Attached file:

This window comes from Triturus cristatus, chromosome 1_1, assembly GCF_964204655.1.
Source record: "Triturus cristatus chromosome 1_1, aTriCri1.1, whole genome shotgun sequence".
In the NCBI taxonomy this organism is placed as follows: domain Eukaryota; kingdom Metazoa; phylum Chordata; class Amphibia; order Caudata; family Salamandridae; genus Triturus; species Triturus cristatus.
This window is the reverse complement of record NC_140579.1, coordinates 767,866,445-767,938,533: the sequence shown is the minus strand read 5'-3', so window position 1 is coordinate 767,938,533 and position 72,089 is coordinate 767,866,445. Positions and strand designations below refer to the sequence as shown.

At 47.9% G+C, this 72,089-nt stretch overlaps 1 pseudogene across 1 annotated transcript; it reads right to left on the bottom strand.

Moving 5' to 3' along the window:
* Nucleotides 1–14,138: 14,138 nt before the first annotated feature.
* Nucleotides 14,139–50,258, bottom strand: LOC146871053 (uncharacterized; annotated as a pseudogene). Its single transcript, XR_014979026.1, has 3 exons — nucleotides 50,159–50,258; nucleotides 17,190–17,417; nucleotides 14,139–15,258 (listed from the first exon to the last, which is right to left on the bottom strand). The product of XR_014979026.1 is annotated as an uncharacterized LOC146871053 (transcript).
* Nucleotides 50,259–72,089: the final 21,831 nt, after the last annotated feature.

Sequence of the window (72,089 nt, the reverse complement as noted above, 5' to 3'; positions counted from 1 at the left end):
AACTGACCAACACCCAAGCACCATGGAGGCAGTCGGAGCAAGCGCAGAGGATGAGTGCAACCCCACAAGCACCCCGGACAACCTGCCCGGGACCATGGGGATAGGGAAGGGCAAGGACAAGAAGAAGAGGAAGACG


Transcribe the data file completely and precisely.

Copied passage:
This window comes from Triturus cristatus, chromosome 1_1, assembly GCF_964204655.1.
Source record: "Triturus cristatus chromosome 1_1, aTriCri1.1, whole genome shotgun sequence".
In the NCBI taxonomy this organism is placed as follows: domain Eukaryota; kingdom Metazoa; phylum Chordata; class Amphibia; order Caudata; family Salamandridae; genus Triturus; species Triturus cristatus.
This window is the reverse complement of record NC_140579.1, coordinates 767,866,445-767,938,533: the sequence shown is the minus strand read 5'-3', so window position 1 is coordinate 767,938,533 and position 72,089 is coordinate 767,866,445. Positions and strand designations below refer to the sequence as shown.

At 47.9% G+C, this 72,089-nt stretch overlaps 1 pseudogene across 1 annotated transcript; it reads right to left on the bottom strand.

Moving 5' to 3' along the window:
* Nucleotides 1–14,138: 14,138 nt before the first annotated feature.
* Nucleotides 14,139–50,258, bottom strand: LOC146871053 (uncharacterized; annotated as a pseudogene). Its single transcript, XR_014979026.1, has 3 exons — nucleotides 50,159–50,258; nucleotides 17,190–17,417; nucleotides 14,139–15,258 (listed from the first exon to the last, which is right to left on the bottom strand). The product of XR_014979026.1 is annotated as an uncharacterized LOC146871053 (transcript).
* Nucleotides 50,259–72,089: the final 21,831 nt, after the last annotated feature.

Sequence of the window (72,089 nt, the reverse complement as noted above, 5' to 3'; positions counted from 1 at the left end):
AACTGACCAACACCCAAGCACCATGGAGGCAGTCGGAGCAAGCGCAGAGGATGAGTGCAACCCCACAAGCACCCCGGACAACCTGCCCGGGACCATGGGGATAGGGAAGGGCAAGGACAAGAAGAAGAGGAAGACG